First sentence of paragraph 13 reads:  “About a month before the suicide attempt, the teenager was diagnosed with “major depressive disorder” and was taking prescription anti-depressants, court papers say.”

http://www.democratandchronicle.com/article/20090806/NEWS01/908060333/1002/NEWS/Mendon+teen+charged+after+suicide+attempt

Mendon teen charged after suicide attempt

Gary Craig • Staff writer • August 6, 2009

A Mendon teenager’s attempt to commit suicide has led to his prosecution on a weapons charge.

On April 29 the teen carried his father’s .40-caliber firearm into a shed on his family property with the intent of killing himself, court papers allege.

Alerted by a suicide note, his parents called 911. Responding deputies found the 17yearold on his back in the shed with the gun “pointed at his chin,” according to a Sheriff’s Office report. The teenager relinquished the gun, the report states.

With the apparent suicide attempt averted, deputies then charged the teenager with misdemeanor criminal possession of a weapon because, they say, he was not the legal owner of the gun. And now, the District Attorney’s Office is prosecuting the teen for the illegal weapon charge, after what the teen’s lawyer says have been multiple unsuccessful attempts to reach a resolution other than a criminal charge.

“In as inappropriate, unfortunate and misplaced a use of prosecutorial discretion as the Monroe County District Attorney’s Office ever has demonstrated, my client now effectively is being prosecuted for attempting suicide,” attorney Jeffrey Wicks wrote in a motion filed this week.

District Attorney Michael Green said prosecution in such a case can be used to ensure the individual gets treatment. For instance, a sentence of probation could include continued court-ordered treatment, Green said.

“This kind of conduct can pose a threat to himself and other people,” Green said. “I’m certainly sympathetic to him and his family.”

Wicks this week filed a motion asking that the charges against the teenager be dismissed “in the interest of justice,” a part of the penal law that gives judges the discretion to dismiss charges if, for instance, the alleged crime was of questionable seriousness. Also key to requests to dismiss a charge in the interest of justice is the character of the accused and the likelihood the community would be at risk if the accused went free.

The teenager “has no previous arrests or history of violence,” Wicks states in court papers. The Democrat and Chronicle is not identifying the accused because, if found guilty, he would be adjudicated as a youthful offender under the law.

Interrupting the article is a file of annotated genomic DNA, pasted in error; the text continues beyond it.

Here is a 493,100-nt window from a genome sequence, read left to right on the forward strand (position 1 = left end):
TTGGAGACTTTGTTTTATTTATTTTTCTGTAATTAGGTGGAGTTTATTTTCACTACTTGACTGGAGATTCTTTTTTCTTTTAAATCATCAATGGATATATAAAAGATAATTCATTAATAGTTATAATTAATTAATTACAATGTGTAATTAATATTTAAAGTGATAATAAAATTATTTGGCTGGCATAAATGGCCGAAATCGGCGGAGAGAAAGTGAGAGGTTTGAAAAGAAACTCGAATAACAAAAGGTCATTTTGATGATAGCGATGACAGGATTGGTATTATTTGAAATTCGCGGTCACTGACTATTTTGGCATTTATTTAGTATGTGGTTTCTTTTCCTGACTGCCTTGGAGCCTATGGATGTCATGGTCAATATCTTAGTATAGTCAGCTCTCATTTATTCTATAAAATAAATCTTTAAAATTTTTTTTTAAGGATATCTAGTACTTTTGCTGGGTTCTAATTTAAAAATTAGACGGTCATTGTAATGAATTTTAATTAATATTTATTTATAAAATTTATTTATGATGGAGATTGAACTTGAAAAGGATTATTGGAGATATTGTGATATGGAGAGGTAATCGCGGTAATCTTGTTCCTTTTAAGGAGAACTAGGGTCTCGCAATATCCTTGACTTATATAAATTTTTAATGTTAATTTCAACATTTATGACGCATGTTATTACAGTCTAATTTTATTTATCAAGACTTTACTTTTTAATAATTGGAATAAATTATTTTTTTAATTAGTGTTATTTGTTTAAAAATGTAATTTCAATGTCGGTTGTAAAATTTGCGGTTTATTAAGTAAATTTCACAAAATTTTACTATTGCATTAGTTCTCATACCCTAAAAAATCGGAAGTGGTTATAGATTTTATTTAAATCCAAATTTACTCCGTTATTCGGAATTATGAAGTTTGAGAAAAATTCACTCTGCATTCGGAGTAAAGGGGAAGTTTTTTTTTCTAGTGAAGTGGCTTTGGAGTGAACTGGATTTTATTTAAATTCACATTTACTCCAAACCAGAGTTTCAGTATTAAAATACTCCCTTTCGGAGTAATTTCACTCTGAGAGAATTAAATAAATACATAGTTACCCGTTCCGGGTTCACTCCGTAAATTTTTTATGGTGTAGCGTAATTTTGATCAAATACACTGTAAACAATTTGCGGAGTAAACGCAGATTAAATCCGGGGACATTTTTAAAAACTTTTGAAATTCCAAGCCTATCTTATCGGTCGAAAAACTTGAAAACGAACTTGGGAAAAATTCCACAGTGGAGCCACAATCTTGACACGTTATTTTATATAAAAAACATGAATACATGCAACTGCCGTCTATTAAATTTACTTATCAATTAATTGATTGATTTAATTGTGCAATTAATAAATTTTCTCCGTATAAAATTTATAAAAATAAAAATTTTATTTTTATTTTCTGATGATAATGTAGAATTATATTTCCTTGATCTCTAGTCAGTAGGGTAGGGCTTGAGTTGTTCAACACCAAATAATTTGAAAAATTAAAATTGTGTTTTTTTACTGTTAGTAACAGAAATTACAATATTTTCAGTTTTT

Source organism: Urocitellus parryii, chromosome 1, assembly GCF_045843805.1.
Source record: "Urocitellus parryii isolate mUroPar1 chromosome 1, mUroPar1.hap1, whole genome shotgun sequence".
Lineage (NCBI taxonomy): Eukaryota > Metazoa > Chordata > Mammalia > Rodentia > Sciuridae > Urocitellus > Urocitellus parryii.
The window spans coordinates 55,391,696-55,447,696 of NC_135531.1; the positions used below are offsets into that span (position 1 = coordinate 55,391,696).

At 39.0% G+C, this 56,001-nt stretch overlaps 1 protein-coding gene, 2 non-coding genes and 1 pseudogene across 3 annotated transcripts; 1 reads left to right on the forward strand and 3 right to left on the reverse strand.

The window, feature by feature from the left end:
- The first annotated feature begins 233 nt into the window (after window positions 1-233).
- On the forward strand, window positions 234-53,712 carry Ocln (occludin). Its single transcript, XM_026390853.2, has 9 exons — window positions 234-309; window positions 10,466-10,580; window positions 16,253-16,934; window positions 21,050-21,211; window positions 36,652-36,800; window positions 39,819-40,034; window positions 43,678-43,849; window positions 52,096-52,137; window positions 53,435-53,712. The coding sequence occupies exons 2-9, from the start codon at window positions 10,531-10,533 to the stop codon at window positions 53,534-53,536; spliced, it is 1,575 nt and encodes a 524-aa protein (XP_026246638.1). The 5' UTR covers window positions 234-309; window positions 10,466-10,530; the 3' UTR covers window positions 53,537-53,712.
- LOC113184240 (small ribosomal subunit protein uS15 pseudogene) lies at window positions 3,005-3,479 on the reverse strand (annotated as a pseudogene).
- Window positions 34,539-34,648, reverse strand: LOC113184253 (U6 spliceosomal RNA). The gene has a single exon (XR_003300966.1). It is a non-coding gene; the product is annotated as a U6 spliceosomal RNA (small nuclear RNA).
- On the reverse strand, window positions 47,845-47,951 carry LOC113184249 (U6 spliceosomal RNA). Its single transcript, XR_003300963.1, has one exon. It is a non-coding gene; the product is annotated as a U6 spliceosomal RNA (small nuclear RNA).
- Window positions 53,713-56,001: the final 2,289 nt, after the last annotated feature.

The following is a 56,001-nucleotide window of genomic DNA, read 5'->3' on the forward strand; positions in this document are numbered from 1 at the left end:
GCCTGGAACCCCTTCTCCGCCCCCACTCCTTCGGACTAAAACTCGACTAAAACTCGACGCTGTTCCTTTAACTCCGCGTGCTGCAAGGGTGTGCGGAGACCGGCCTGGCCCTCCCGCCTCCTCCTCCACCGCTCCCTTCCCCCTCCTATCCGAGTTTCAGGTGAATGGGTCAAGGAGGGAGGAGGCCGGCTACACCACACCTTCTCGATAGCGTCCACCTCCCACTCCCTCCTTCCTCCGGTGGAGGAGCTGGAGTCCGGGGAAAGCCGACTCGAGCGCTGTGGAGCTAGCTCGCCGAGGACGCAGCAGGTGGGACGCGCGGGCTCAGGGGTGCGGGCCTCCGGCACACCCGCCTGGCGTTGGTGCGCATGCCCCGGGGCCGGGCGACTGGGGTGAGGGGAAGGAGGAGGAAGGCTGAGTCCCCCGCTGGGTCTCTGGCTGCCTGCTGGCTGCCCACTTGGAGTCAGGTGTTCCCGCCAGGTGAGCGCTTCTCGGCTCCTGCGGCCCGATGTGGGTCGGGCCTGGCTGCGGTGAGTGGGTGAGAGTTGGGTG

(2 of 2)

Wicks said the teenager and his family would not answer questions from the media because of the pending criminal charge.

In his suicide note, the teenager apologized to his parents “for everything,” saying: “I’ve disappointed you guys countless times.”

“You don’t deserve that,” he wrote in the note, which is included in court papers.

About a month before the suicide attempt, the teenager was diagnosed with “major depressive disorder” and was taking prescription anti-depressants, court papers say. After the attempt, he spent 19 days at an adolescent psychiatric unit. He is now on a different regimen of medication and “not only is doing well but is feeling strong, confident and future-oriented,” Wicks writes in court papers.

A conviction and the possibility of incarceration “would be catastrophic” for his continued improvement, Wicks contends.

Green said incarceration is “not the only option available here” and again emphasized that prosecution might ensure continued valuable treatment.

GCRAIG@DemocratandChronicle.com

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DEPRESSION MED: Mother Kills her 7 Month Old Twins: Attempts Suicide: …

First four paragraphs read: “Police are investigating reports the mother of twins found dead inside a Perth home was suffering depression.”

“Detective Senior Sergeant Mark Fyfe said prescription drugs for the woman were found alongside the unconscious mother and her seven-month-old twins, who media reports have named as Sophie and Lachlan.”

“Police believe the woman may have killed her son and daughter before attempting to take her own life.”

“Det Sen Sgt Fyfe said family members had told police the mother had been suffering postnatal depression and been prescribed drugs for treatment.”

http://news.theage.com.au/breaking-news-national/dead-twins-mother-was-depressed-report-20090707-dakd.html

Dead twins’ mother was depressed: report

Aleisha Preedy
July 7, 2009 – 1:49PM

Police are investigating reports the mother of twins found dead inside a Perth home was suffering depression.

Detective Senior Sergeant Mark Fyfe said prescription drugs for the woman were found alongside the unconscious mother and her seven-month-old twins, who media reports have named as Sophie and Lachlan.

Police believe the woman may have killed her son and daughter before attempting to take her own life.

Det Sen Sgt Fyfe said family members had told police the mother had been suffering postnatal depression and been prescribed drugs for treatment.

He said police had ruled that no one had forced entry into the house and the incident was being investigated as an apparent murder suicide.

“We are investigating reports the mother was suffering postnatal depression,” Det Sen Sgt Fyfe told reporters on Tuesday.

“We have been unable to confirm that at the moment.

“It appears she may have taken an overdose of prescription drugs but until later today when the toxicology reports are out, I can’t confirm that.”

He said the distraught father had been sedated and police hoped to speak to him later in the day.

The mother remained in a critical but stable condition in Royal Perth Hospital.

Major crime squad detectives were called to the home at the end of a cul-de-sac in Flintlock Street, Cloverdale about 3.30pm (WST) on Monday.

The twins were the couple’s only children.

© 2009 AAP